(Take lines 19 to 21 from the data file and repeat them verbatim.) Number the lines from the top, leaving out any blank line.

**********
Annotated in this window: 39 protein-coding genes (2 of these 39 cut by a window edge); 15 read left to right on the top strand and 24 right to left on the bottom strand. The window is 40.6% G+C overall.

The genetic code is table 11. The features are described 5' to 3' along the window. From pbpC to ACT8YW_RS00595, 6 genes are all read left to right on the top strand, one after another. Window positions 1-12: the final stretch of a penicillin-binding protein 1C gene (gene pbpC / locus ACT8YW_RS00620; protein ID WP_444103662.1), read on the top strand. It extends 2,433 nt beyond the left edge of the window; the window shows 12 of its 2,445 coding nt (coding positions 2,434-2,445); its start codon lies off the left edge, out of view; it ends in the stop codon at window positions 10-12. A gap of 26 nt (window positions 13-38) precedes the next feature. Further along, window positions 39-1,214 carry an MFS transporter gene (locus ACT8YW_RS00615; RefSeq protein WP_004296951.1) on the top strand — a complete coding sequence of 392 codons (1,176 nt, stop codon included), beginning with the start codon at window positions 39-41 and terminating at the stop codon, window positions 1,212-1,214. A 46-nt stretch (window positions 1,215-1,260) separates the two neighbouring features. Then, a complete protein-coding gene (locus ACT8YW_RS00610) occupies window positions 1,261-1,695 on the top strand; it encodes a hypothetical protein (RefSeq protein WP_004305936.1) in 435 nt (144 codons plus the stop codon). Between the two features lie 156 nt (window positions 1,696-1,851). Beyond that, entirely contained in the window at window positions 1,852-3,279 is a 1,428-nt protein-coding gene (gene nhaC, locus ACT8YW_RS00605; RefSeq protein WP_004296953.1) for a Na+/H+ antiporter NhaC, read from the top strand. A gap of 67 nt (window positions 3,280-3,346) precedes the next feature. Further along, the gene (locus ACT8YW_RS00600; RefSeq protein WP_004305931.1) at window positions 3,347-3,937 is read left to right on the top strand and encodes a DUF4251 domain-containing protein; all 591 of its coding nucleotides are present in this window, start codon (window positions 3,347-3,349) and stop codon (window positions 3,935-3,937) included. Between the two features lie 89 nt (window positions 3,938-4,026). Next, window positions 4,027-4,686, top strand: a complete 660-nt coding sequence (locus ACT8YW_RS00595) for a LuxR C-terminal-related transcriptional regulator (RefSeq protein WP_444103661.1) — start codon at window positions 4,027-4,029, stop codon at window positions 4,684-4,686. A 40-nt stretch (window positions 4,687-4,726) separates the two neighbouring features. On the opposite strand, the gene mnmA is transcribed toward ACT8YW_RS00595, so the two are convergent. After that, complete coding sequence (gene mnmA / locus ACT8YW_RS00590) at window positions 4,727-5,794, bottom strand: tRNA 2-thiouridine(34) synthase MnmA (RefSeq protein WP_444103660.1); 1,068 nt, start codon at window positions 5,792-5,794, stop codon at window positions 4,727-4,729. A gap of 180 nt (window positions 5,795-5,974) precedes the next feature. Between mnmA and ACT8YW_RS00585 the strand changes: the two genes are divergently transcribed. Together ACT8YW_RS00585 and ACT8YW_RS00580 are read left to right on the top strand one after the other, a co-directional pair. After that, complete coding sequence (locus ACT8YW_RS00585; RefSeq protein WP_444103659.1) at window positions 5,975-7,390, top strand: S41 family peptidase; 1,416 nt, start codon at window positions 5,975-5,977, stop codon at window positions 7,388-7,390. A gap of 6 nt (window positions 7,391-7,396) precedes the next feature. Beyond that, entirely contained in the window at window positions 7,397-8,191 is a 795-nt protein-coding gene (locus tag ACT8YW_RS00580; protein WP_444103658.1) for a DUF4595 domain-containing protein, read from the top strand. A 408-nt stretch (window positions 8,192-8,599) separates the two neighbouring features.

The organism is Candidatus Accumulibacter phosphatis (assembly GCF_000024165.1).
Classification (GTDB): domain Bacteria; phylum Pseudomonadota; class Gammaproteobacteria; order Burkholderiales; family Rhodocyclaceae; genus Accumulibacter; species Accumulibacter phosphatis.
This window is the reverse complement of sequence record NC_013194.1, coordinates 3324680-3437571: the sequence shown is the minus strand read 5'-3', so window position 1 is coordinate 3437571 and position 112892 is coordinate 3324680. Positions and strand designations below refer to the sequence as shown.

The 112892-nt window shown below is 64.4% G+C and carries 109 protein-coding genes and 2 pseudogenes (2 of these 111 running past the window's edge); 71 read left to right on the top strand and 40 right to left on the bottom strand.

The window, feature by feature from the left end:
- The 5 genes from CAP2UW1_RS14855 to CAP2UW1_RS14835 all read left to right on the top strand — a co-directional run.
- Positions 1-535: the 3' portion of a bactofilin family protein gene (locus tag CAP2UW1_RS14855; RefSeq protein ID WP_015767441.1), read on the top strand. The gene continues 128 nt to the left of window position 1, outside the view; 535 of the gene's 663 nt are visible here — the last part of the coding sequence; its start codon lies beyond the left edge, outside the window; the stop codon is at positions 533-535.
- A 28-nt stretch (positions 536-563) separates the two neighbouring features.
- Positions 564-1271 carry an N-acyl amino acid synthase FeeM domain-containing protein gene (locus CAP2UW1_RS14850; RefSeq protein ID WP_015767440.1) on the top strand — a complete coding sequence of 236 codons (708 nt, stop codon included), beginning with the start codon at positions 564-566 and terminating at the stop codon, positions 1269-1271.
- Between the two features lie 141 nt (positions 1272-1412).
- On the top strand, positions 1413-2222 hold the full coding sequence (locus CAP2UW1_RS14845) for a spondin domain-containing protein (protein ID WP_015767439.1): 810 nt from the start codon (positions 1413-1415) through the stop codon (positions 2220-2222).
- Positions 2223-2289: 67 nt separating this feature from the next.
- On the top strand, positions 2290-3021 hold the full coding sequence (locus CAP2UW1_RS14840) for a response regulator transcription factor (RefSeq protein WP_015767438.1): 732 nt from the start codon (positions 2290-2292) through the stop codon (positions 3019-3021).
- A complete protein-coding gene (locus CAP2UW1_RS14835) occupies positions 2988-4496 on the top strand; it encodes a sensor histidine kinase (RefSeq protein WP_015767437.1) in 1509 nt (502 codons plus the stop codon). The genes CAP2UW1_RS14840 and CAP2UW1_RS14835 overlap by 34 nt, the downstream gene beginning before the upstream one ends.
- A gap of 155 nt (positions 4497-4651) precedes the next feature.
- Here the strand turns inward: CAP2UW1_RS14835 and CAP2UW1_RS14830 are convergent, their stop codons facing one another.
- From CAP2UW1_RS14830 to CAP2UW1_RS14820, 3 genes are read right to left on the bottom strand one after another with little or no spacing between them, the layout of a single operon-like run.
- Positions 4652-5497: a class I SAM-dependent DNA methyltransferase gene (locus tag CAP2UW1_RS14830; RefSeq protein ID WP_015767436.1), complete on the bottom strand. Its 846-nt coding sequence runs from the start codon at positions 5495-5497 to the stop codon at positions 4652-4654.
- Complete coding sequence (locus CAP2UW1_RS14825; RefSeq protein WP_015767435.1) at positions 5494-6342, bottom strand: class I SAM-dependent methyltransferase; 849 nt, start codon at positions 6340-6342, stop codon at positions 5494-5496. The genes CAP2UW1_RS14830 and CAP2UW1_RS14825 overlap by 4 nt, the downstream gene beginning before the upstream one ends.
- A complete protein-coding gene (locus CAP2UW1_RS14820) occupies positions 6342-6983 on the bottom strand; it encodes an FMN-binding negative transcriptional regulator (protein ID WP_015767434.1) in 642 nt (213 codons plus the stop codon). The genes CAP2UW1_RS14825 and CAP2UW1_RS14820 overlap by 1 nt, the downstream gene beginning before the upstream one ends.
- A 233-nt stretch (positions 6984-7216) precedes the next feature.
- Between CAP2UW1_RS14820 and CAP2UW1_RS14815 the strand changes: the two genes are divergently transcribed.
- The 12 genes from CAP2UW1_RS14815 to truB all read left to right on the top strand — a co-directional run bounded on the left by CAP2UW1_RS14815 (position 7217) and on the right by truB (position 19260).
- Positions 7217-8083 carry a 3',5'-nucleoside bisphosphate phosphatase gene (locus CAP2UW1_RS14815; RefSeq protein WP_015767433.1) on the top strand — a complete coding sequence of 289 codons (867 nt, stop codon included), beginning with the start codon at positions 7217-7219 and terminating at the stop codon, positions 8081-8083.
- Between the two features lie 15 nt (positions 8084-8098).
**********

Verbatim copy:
- From CAP2UW1_RS14830 to CAP2UW1_RS14820, 3 genes are read right to left on the bottom strand one after another with little or no spacing between them, the layout of a single operon-like run.
- Positions 4652-5497: a class I SAM-dependent DNA methyltransferase gene (locus tag CAP2UW1_RS14830; RefSeq protein ID WP_015767436.1), complete on the bottom strand. Its 846-nt coding sequence runs from the start codon at positions 5495-5497 to the stop codon at positions 4652-4654.
- Complete coding sequence (locus CAP2UW1_RS14825; RefSeq protein WP_015767435.1) at positions 5494-6342, bottom strand: class I SAM-dependent methyltransferase; 849 nt, start codon at positions 6340-6342, stop codon at positions 5494-5496. The genes CAP2UW1_RS14830 and CAP2UW1_RS14825 overlap by 4 nt, the downstream gene beginning before the upstream one ends.